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Life Health > Long-Term Care Planning

FTC Drafts ACO Antitrust Rules

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The Federal Trade Commission (FTC) has published a notice explaining how it may go about applying antitrust rules to the new Medicare accountable care organizations (ACOs).

The FTC, which has developed the notice together with the antitrust division of the U.S. Justice Department, says it and the Justice Department will apply a “rule of reason” when financial or clinical integration arrangements appear to be good for the overall level of competition, rather than bad.

Arrangements that are acceptable in the Medicare ACO program will also be acceptable in the commercial ACO market, officials say.


An ACO is supposed to be a vehicle for paying teams of health care providers to provide and manage care for whole patients, instead of paying for care one service at a time.

Section 3022 of the Patient Protection and Affordable Care Act (PPACA) requires Medicare to set up a Medicare Shared Savings Program that will promote use of Medicare ACOs starting in 2012.

Commercial insurers have been experimenting with their own ACO programs, and some policymakers say the Medicare ACO program may encourage expansion of the commercial ACO efforts.

Medical societies have argued that health insurer concentration helps insurers dominate physicians in an unfair way.

Health insurers traditionally have said that they need substantial market clout to bargain

for reasonable prices from physicians and hospitals. They have expressed concerns that poorly structured ACO programs could lead to higher health care prices rather than lower prices.


When regulators are deciding whether an ACO is likely to raise competitive concerns, they will start by looking at the ACO’s share of services in each ACO participant’s Primary Service Area (PSA), officials say today in the ACO antitrust standards proposal notice, which appears today in the Federal Register.

“The higher the PSA share, the greater the risk the ACO will be anticompetitive,” officials say.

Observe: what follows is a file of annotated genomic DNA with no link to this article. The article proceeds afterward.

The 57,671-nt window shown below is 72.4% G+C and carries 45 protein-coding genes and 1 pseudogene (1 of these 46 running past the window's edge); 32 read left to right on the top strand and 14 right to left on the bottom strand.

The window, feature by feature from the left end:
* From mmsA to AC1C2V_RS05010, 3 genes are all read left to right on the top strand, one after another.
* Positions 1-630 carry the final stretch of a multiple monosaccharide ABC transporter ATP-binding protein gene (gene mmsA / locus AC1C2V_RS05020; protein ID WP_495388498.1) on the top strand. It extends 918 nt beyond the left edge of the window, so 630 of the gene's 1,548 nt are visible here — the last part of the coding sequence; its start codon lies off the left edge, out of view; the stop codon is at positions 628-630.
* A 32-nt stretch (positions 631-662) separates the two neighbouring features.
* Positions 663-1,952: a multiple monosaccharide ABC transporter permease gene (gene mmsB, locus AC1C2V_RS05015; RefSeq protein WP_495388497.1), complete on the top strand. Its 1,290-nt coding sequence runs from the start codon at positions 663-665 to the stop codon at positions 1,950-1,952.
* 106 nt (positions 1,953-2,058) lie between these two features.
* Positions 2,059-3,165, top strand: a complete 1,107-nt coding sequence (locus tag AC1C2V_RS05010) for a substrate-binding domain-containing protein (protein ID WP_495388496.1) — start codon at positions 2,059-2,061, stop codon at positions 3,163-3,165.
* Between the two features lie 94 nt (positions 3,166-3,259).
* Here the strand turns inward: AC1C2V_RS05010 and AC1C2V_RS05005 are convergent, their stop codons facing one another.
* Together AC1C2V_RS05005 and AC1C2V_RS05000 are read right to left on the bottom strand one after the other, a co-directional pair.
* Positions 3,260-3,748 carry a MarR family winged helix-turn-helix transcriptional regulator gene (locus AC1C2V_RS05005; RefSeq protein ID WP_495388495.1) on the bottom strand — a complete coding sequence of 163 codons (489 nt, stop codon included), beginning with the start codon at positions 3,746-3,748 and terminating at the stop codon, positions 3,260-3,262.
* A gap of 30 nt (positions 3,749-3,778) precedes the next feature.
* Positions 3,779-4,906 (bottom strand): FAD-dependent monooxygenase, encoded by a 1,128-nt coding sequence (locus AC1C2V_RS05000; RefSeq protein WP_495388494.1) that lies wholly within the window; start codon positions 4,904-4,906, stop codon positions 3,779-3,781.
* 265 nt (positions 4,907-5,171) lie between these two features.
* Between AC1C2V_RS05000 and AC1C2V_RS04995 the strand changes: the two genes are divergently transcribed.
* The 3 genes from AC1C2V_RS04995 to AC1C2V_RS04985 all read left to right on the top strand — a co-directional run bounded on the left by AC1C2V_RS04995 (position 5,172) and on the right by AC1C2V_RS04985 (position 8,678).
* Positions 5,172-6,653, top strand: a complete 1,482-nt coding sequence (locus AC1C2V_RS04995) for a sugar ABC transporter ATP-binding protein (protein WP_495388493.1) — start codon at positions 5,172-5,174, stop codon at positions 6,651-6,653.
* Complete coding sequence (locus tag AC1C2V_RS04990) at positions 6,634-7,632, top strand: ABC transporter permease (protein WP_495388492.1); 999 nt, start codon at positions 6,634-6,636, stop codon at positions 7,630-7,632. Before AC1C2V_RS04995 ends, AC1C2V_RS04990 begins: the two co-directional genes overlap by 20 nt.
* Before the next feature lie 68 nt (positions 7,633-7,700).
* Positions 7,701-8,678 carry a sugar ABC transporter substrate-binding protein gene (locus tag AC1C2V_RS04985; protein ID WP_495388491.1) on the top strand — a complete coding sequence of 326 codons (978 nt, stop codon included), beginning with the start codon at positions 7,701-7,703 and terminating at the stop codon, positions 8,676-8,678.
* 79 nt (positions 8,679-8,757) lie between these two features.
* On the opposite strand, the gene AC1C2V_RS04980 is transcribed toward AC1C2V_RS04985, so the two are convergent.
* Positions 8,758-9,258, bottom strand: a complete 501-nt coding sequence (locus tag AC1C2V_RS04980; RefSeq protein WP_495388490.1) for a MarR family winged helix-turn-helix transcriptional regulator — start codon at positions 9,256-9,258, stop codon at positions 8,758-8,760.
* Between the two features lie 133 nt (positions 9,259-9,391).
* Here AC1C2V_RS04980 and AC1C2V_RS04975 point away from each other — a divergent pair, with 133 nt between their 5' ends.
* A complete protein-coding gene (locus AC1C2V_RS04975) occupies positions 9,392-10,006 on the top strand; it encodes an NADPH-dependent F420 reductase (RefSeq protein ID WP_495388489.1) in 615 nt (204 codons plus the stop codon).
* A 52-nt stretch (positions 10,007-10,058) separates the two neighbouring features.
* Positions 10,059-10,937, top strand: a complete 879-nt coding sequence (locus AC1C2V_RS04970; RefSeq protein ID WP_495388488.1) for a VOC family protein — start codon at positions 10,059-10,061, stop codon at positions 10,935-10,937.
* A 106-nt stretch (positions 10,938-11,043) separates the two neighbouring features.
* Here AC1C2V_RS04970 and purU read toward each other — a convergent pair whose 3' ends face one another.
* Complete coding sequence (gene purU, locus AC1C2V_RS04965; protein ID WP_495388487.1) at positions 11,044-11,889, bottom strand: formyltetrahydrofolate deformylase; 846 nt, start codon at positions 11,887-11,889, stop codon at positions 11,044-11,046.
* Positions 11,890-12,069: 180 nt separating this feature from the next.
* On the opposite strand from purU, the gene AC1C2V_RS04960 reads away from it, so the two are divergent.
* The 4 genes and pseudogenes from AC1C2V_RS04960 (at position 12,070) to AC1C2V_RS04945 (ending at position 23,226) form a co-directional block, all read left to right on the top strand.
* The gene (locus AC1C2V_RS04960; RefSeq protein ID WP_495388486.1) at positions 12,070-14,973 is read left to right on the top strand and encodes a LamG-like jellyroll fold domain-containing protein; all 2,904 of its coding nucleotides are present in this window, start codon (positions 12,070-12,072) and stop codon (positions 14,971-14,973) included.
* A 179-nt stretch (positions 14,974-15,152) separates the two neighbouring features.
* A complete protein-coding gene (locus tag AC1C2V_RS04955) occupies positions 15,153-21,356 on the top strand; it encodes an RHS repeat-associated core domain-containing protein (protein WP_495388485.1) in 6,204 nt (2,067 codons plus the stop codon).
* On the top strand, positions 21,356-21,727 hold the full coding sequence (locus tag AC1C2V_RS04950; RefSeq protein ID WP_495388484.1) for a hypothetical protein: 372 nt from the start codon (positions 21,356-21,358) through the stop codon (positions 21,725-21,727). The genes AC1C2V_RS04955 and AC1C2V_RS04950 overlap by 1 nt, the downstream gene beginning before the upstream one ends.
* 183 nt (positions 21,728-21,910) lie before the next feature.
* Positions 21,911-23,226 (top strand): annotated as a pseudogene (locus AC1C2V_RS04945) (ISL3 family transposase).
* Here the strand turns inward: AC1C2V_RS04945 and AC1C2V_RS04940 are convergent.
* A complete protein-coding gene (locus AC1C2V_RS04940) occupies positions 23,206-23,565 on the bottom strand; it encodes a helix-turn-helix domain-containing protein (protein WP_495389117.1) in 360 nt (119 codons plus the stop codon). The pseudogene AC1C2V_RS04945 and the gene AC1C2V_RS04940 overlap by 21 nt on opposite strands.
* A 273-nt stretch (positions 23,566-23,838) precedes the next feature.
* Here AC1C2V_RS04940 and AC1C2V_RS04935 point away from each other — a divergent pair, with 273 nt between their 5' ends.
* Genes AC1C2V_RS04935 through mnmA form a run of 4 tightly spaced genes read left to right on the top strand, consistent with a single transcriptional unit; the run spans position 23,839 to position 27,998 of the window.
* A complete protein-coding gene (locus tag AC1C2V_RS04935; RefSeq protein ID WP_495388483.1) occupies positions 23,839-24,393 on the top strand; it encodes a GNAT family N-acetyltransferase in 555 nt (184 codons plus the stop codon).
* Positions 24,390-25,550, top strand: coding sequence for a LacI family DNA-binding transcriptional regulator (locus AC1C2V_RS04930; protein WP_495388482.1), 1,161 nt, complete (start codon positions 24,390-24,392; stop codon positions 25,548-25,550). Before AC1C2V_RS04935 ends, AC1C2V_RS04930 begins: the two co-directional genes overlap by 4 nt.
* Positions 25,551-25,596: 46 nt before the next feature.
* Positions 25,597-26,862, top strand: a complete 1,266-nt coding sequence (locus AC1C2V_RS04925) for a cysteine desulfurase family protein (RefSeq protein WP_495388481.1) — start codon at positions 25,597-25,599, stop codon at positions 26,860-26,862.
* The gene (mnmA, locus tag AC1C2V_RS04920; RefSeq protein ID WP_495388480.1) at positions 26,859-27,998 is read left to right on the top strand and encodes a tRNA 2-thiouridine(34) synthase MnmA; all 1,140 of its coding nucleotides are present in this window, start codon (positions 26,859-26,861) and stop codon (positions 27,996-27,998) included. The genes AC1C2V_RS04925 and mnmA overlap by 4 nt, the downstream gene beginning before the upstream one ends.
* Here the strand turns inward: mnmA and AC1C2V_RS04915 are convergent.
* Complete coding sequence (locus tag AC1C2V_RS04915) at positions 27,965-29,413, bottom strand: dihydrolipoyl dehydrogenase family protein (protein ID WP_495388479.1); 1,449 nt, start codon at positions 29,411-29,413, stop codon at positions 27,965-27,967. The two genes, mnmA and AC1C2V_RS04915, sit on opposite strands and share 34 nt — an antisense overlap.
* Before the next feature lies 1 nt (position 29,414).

To fall within an antitrust “safety zone,” an ACO “must have a combined share of 30% or less of each common service in each participant’s PSA, wherever two or more ACO participants provide that service to patients from that PSA.”

Regulators will define the PSA for each service as ”the lowest number of contiguous postal zip codes from which the [ACO participant] draws at least 75% of its [patients]” for that service.

To fall within the safety zone, any hospital or ambulatory surgery center in the ACO must be non-exclusive, regardless of its share.

If a participant in an ACO has a share greater than 50% in its PSA for any service that no other ACO participant provides to patients in a PSA, then, to fall within the safety zone, that “dominant provider” must be non-exclusive to the ACO.

“In addition, to fall within the safety zone, an ACO with a dominant provider cannot require a commercial payer to contract exclusively with the ACO or otherwise restrict a commercial payer’s ability to contract or deal with other ACOs or provider networks,” officials say.

Officials will set tougher review standards for ACOs have a share of 50% or higher for any common service that two or more independent ACO participants provide to patients in the same PSA.

Comments on the proposal are due May 31.

Other antitrust coverage from National Underwriter Life & Health:


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